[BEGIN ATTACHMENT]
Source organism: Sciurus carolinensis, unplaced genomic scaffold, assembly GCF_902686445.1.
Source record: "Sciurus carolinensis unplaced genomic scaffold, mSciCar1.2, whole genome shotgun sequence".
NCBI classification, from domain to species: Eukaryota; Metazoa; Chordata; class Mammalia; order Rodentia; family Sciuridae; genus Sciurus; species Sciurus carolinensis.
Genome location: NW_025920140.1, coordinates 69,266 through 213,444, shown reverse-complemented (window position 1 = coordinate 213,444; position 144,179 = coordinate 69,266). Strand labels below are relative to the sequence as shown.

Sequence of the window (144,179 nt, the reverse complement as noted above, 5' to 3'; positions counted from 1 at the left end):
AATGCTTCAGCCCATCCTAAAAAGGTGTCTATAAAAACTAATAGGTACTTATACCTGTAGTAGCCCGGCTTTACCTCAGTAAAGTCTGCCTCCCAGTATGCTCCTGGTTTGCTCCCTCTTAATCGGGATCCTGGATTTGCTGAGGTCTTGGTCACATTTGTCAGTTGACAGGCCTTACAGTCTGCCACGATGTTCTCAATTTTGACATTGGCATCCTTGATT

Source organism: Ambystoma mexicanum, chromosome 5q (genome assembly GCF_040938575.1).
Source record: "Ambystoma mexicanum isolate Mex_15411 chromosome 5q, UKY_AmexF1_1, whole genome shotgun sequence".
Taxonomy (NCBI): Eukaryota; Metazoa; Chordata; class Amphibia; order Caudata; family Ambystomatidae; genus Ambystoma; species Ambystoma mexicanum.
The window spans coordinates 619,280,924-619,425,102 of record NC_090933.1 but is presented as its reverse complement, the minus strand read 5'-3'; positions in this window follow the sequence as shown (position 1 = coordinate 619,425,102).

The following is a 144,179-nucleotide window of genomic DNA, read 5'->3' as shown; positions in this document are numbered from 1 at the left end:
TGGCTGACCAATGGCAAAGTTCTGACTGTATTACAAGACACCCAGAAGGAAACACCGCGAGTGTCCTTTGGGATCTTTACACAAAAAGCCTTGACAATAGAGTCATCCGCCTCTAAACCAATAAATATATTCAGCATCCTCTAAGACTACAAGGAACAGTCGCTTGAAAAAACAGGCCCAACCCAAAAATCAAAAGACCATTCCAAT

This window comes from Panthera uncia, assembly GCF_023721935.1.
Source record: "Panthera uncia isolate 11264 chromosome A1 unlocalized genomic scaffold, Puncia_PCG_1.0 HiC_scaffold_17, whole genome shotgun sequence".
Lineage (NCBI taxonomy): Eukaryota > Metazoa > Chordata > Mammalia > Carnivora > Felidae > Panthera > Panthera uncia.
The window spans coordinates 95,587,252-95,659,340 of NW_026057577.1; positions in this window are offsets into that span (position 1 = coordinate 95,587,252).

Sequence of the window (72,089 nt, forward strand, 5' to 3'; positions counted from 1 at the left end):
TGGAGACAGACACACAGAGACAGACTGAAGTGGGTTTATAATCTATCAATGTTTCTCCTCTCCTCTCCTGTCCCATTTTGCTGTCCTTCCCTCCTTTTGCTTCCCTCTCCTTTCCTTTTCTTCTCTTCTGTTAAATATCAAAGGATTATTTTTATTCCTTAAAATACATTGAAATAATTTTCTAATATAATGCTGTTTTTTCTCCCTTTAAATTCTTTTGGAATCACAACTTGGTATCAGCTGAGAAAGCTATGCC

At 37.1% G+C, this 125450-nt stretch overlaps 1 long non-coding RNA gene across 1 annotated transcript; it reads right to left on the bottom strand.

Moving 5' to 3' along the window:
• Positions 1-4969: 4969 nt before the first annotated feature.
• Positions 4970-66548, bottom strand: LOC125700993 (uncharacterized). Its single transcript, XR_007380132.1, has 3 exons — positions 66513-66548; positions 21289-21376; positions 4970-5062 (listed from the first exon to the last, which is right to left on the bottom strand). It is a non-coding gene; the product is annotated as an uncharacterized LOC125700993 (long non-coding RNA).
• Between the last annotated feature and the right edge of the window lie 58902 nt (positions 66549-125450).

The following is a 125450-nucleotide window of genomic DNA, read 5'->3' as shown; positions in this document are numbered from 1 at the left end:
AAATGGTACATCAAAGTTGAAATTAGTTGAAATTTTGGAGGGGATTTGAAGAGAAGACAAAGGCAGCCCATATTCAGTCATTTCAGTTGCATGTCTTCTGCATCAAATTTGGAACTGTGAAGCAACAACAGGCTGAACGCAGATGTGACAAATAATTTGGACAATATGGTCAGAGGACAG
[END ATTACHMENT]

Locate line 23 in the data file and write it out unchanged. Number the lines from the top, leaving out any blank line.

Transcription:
• Between the last annotated feature and the right edge of the window lie 58902 nt (positions 66549-125450).